I know that's ^ a lot. But like I said, pick one for now and roll with it.

Once you have the basics of a language down, it's easy enough to jump from one to another. I find that the Codecademy courses are enough to help me understand the syntax of a new language, and anything they don't teach me, the language's official documentation will. But now you're getting to the point of building things on your own, whether it be scripts, sites, or applications.


I recommend Git. It's widely available, open source (created by the guy who made the Linux kernel), and it plays nice with GitHub and BitBucket. It helps you keep track of changes in your code, helps you share code with others (so they can read it and recommend changes, or use it as a basis to hire you), and offers a convenient way to have offsite backups.


GitHub's Git Introduction: This one is awesome for beginners and mostly teaches the command line (you can do this from any operating system). Do it twice. Do it three times. Just make sure you understand it.

GitHub's Git Lesson: Once you have the Git Intro down, give this one a shot. It teaches you how Git interacts with GitHub. And helps the idea of branches and pull requests make a little more sense.

Extra Materials On Git

Learn Git in 20 Minutes: This is a pretty well known talk that can help get a lot of the fundamentals down. Git is going to be a little different that anything you're used to, so it's important to understand the concepts. This uses visual aids to help it sink in.

Getting Git Right: This is an incredible resource from Atlassian. It teaches a lot: from basic to advanced Git commands, different workflows, and answers almost any question you'd ever have about Git. Keep this in your bookmarks bar; you're going to need it.

From there, I'd say just keep building stuff. Start adding frameworks like Meteor, Django, Rails. Find something you'd like to use, like a small application to let you and your co-workers keep track of which lunch spots you like, or something to keep track of how much weight you lift in a year.

Personally, I built a few small things for FreeCodeCamp, and just kept rolling with it. Once you build a few projects, you'll find a new piece of technology that makes a certain part of development easier. Like, using Handlebars and realizing that templating engines are a game changer. And then learning about asynchronous database calls with Meteor, being able to make applications for several platforms using one codebase, and using frameworks like Rails to abstract out a lot of the boring stuff in web development. You just have to keep going and continuing to build more interesting things.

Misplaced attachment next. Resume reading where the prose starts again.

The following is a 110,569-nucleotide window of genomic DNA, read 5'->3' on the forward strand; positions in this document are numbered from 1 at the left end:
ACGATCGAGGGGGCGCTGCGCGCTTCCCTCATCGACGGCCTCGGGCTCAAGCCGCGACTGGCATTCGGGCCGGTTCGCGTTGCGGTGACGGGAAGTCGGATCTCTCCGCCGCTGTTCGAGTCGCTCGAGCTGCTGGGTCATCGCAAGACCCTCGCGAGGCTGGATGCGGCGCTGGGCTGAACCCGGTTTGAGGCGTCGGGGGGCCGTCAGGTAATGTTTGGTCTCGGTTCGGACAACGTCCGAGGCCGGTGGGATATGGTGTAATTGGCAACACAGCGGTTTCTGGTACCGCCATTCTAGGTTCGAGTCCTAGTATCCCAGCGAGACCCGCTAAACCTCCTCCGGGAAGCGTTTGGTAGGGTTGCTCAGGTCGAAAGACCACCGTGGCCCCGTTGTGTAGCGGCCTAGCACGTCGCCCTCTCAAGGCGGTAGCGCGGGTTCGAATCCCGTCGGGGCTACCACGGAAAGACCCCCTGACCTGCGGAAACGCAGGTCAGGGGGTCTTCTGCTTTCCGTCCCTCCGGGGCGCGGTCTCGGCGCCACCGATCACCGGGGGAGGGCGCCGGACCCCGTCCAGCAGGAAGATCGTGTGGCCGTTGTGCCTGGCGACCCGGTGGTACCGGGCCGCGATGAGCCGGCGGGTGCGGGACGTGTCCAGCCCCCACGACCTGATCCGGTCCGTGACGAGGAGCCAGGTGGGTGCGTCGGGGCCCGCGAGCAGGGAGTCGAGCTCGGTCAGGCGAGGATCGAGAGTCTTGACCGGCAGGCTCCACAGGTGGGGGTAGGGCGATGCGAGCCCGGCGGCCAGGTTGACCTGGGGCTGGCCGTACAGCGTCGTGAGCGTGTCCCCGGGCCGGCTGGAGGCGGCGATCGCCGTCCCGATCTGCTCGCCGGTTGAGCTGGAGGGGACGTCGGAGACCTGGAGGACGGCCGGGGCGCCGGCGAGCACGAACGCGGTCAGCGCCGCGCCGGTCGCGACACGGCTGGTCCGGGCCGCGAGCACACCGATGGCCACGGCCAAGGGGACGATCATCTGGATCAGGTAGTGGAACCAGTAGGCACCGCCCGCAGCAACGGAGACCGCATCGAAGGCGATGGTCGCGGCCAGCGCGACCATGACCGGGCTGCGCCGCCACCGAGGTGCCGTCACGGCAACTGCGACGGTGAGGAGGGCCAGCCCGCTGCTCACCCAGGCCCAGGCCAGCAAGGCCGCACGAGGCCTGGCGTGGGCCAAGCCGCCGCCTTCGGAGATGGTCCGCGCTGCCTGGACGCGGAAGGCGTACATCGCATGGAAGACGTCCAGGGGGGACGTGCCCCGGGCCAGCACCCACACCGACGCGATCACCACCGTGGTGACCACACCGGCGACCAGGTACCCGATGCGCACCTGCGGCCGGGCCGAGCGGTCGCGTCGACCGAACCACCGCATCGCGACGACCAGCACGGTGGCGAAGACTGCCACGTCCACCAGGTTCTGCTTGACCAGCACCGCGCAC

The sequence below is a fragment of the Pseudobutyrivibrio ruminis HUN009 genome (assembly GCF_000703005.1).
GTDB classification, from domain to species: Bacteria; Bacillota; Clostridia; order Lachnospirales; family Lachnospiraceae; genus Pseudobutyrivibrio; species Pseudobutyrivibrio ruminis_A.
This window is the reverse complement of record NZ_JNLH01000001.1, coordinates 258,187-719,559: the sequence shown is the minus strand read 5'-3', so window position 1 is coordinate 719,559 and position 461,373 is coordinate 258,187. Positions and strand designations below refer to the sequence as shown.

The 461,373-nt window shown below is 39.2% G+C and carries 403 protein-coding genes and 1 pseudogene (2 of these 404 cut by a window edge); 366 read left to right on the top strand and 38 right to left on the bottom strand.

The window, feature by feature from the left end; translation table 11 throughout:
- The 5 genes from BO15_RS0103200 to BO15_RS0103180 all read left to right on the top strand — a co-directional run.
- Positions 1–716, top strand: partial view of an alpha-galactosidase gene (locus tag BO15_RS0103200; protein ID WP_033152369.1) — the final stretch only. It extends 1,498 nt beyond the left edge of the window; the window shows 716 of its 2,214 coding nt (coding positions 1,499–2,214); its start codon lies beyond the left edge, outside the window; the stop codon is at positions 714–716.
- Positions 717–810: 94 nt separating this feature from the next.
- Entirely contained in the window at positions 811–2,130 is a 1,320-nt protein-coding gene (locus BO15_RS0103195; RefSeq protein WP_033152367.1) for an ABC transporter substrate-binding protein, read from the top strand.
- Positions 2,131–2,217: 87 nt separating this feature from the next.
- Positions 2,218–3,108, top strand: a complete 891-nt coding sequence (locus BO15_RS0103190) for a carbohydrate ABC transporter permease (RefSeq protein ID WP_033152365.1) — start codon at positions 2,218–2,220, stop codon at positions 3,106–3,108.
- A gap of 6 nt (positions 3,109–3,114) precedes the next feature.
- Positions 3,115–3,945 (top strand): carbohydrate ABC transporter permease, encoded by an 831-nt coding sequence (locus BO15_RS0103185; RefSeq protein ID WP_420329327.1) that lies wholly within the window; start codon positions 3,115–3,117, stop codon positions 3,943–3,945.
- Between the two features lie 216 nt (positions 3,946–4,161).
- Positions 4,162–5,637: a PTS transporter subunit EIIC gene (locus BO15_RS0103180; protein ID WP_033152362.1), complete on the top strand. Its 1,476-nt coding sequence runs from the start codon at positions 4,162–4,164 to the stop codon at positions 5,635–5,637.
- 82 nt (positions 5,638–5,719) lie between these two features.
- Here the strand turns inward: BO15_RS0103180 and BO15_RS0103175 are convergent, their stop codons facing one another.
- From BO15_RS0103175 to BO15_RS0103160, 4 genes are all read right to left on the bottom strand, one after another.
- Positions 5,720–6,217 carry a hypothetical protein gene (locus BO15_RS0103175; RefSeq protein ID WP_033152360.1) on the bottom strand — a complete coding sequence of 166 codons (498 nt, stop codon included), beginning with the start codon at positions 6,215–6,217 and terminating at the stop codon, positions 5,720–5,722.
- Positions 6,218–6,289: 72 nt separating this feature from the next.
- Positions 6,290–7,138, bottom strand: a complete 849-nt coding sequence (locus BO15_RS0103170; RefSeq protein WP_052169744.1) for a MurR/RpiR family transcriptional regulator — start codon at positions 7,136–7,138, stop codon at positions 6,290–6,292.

It's a big, wide world.

And Reddit user /u/eru_melkor makes a really really really good point:

Don't suffer from analysis-paralysis.

There are going to be points where it seems like there are far too many options out there. Don't let that stop you from building. It's a big hurdle that most of us have to get over.

But Henry, how do I know I'm using the right tool?

Honestly, in the beginning, you don't. You just build, find a pain point, find something to relieve it, and move on. I didn't even touch on hosting, testing, containerization, or continuous integration here - but that's because you don't need that stuff yet. Just build using what you know until you come to a logical point to add something else into the mix.

And I know this is a lot. I truly get it, but we all have to start somewhere. I mean, just check out the first web page I built back in 2011.


But now I have a pretty good resume under my belt, with plenty more projects. You just have to keep chugging away and in a year or two you'll be looking back on some of the old stuff you wrote thinking how impossible you thought it might be to get to where you are.

Life's funny like that.

And truly, if any of you reading this ever need help with any of it (syntax, getting stuff installed, setting up a development environment, getting your first website hosted) absolutely feel free to shoot me a PM on Reddit. I love helping people get their start, so reach out!